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Vern's Recommended Read: Wench #naturalhair

Thursday, October 28, 2010

I’m Vernadette a true southern girl. I love Jesus with all my heart and reading books is my favorite pastime. I guess I should mention that I have also been rocking natural hair since 1996! I’ve always been an avid reader since I could read. I was always making book recommendations to my friends so I decided to make my recommendations to the entire world via my blog, prissybooksnob.blogspot.com.

My latest review is for Wench by Dolen Perkins-Valdez. This book addresses a really heavy subject matter: slave mistresses and their Masters who love them and own them. I would suggest this book to all women, not just African-American women, because it gives insight from mistress’s point of view. This book totally changed my view on the whole master and mistress relationship structure. Even though most of these women were essentially raped and forced into relationships some fell in love. The complexity of this love is what we read about in Wench.

Wench by Dolen Perkins-Valdez

I have read hundreds of books but this one has left a lasting impression on my heart. The story is about endearing friendships, the love a mother, a forbidden love, and a discovery of self. Most of all I would have to say that this novel shows how love actually does “bear all things.” This novel also changed the way I had previously viewed slave/master “intimate” relationships. I truly hated for this book to end.


The narrator of this story is Eliza “Lizzie” houseslave on the Drayle plantation. Drayle is Lizzie’s master and father of her two children Nate and May who is affectionately known as “Rabbit.” Every summer, Drayle and Lizzie vacation at the Tawawa Resort in OH. There they are met by three other men along with their “negro wenches.” At Tawawa is where we begin to learn about all their lives. There is Sweet, Mawu, and Reenie. Phillip is the male slave that travels with Drayle and Lizzie. Phillip is Drayle’s most trust slave on the plantation and Lizzie’s dearest friend. During these summer vacations, Lizzie, Mawu, Reenie, and Sweet get to know what it feels like to be somewhat “free.” In a sense, these vacations do nothing but fuel the desire for freedom. While the others are overshadowed with the thoughts of freedom, Lizzie is overwhelmed by love. Lizzie has a love for her children and a love for Drayle that is incomprehensible considering that ultimately she is his “property.” Mawu is from Louisiana and shows the most strength of all the women. She is also the main one that confronts Lizzie about her love for Drayle asking on one occasion, “Is he your God?” Mawu also makes it very clear that she does not love Tip, her master, the only reason she accompanies him is because he “owns” her. Reenie is the silent one of the group and the oldest. By the end of the novel we learn that she is the one with the most courage despite her silence. Sweet is the total embodiment of a mother which leads to a shocking tragedy.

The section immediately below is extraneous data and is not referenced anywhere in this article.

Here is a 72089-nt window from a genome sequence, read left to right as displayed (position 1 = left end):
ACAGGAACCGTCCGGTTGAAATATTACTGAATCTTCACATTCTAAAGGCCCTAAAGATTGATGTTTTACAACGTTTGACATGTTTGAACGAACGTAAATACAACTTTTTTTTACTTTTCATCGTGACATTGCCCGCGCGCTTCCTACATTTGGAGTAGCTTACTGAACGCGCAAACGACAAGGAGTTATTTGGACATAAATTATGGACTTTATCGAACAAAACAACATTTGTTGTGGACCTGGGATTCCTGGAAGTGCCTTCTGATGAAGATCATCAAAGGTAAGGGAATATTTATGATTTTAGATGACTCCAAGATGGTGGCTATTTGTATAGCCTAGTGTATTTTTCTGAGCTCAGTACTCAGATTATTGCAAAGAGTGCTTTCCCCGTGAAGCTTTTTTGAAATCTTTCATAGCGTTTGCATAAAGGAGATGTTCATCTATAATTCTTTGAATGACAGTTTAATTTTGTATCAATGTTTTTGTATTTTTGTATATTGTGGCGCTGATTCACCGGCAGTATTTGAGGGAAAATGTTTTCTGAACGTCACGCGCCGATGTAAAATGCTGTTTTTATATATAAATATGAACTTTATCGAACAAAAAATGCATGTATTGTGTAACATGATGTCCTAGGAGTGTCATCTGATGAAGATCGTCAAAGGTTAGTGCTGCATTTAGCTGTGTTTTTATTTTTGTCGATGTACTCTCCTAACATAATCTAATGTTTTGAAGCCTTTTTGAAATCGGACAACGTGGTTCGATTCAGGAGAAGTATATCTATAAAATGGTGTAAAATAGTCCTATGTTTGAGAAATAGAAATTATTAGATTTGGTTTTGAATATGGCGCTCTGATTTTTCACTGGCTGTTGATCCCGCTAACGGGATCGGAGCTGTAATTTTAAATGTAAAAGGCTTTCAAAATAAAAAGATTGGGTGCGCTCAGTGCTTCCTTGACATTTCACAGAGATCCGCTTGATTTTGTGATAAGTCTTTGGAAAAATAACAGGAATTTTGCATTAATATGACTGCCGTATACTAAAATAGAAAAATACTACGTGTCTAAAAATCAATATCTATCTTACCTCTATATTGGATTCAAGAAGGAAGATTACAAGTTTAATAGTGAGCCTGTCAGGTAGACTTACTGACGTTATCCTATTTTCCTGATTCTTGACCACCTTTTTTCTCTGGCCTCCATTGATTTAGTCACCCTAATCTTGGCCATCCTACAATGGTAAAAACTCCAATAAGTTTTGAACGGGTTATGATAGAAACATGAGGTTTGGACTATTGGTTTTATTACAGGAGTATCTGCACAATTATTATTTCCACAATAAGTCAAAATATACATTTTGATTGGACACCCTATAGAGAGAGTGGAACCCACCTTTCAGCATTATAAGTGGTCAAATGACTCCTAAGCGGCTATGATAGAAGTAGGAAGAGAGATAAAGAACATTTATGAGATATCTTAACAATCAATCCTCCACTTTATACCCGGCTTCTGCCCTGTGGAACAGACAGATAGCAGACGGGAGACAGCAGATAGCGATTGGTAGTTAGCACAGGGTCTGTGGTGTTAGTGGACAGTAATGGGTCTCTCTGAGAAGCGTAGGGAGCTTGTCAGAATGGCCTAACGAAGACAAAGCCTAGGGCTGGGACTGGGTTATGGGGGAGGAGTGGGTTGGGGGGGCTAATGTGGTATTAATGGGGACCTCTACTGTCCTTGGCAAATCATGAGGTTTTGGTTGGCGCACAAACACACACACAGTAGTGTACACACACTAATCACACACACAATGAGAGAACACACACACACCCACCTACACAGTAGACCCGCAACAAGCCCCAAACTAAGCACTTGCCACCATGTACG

Early on we learn that Drayle favors Lizzie. I dare say he loves her. He brings her gifts for “gifts” in return. Drayle teaches Lizzie to read. The ability to read proves valuable Lizzie, her children, and other slaves. Lizzie also learns to manipulate Drayle for certain favors. I became so caught up in Lizzie and Drayle’s love story that I often forgot about his wife, Fran. Fran is not a hateful mistress but she is mean spirited. Lizzie was able to give Drayle what she, Fran, was never able to produce, children. Fran was more resentful of Lizzie than evil to her.

How you deal with forbidden love, suicide attempts, abortion, abolitionist ideals, runaway slaves, voodoo, deceit, and death of all proportions in one story is amazing but Dolen Perkins Valdez pulls it all off without missing a beat. The story was seamless and it just keeps pulling at you. There were times I cried and others that I cheered. I felt like I knew these women personally and their hurt was my hurt and their joy my joy. Perkins-Valdez wrote a story that will forever be relevant.

Guest Blogger: Vern (twitter)

For more reviews check out her blog

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3 comments

  1. That was definitely a great book, just read it a few months ago and I loved it. I love African American books, especially books set way back in the day and about slavery because I love African American history. Another good book I just finished reading is The Darkest Child by Delores Philips, I read that book in about 4 days, it was sooo good and oh soooo crazy.

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  2. Yaaaay Vern!!! ((hugs)) This is a great post!! :)

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  3. @ anonymous so ironic you mention the Darkest Child because I have that book in my TBR pile! Now I'm gonna pull it out and devor it! lol!

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